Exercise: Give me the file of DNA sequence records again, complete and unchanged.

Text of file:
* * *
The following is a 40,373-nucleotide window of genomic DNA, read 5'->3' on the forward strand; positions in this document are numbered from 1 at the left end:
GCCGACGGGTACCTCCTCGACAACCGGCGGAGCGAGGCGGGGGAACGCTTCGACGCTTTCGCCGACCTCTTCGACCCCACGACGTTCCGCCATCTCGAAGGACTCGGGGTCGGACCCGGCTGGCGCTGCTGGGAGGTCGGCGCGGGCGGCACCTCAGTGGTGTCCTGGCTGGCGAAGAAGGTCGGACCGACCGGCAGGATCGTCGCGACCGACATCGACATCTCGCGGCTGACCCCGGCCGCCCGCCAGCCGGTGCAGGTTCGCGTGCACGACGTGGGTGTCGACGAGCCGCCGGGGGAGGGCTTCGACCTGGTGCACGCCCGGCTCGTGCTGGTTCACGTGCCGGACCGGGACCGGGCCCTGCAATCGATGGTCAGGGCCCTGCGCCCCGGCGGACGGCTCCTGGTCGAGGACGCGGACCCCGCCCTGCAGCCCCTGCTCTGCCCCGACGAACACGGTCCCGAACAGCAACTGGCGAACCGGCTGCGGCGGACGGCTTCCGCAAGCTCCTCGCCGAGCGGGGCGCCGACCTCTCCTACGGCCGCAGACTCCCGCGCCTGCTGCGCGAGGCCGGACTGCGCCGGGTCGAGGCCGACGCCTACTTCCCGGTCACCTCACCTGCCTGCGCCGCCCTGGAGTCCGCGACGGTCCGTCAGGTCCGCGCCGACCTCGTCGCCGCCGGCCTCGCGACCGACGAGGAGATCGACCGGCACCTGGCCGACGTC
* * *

The following is a 40,373-nucleotide window of genomic DNA, read 5'->3' on the forward strand; positions in this document are numbered from 1 at the left end:
GCCGACGGGTACCTCCTCGACAACCGGCGGAGCGAGGCGGGGGAACGCTTCGACGCTTTCGCCGACCTCTTCGACCCCACGACGTTCCGCCATCTCGAAGGACTCGGGGTCGGACCCGGCTGGCGCTGCTGGGAGGTCGGCGCGGGCGGCACCTCAGTGGTGTCCTGGCTGGCGAAGAAGGTCGGACCGACCGGCAGGATCGTCGCGACCGACATCGACATCTCGCGGCTGACCCCGGCCGCCCGCCAGCCGGTGCAGGTTCGCGTGCACGACGTGGGTGTCGACGAGCCGCCGGGGGAGGGCTTCGACCTGGTGCACGCCCGGCTCGTGCTGGTTCACGTGCCGGACCGGGACCGGGCCCTGCAATCGATGGTCAGGGCCCTGCGCCCCGGCGGACGGCTCCTGGTCGAGGACGCGGACCCCGCCCTGCAGCCCCTGCTCTGCCCCGACGAACACGGTCCCGAACAGCAACTGGCGAACCGGCTGCGGCGGACGGCTTCCGCAAGCTCCTCGCCGAGCGGGGCGCCGACCTCTCCTACGGCCGCAGACTCCCGCGCCTGCTGCGCGAGGCCGGACTGCGCCGGGTCGAGGCCGACGCCTACTTCCCGGTCACCTCACCTGCCTGCGCCGCCCTGGAGTCCGCGACGGTCCGTCAGGTCCGCGCCGACCTCGTCGCCGCCGGCCTCGCGACCGACGAGGAGATCGACCGGCACCTGGCCGACGTC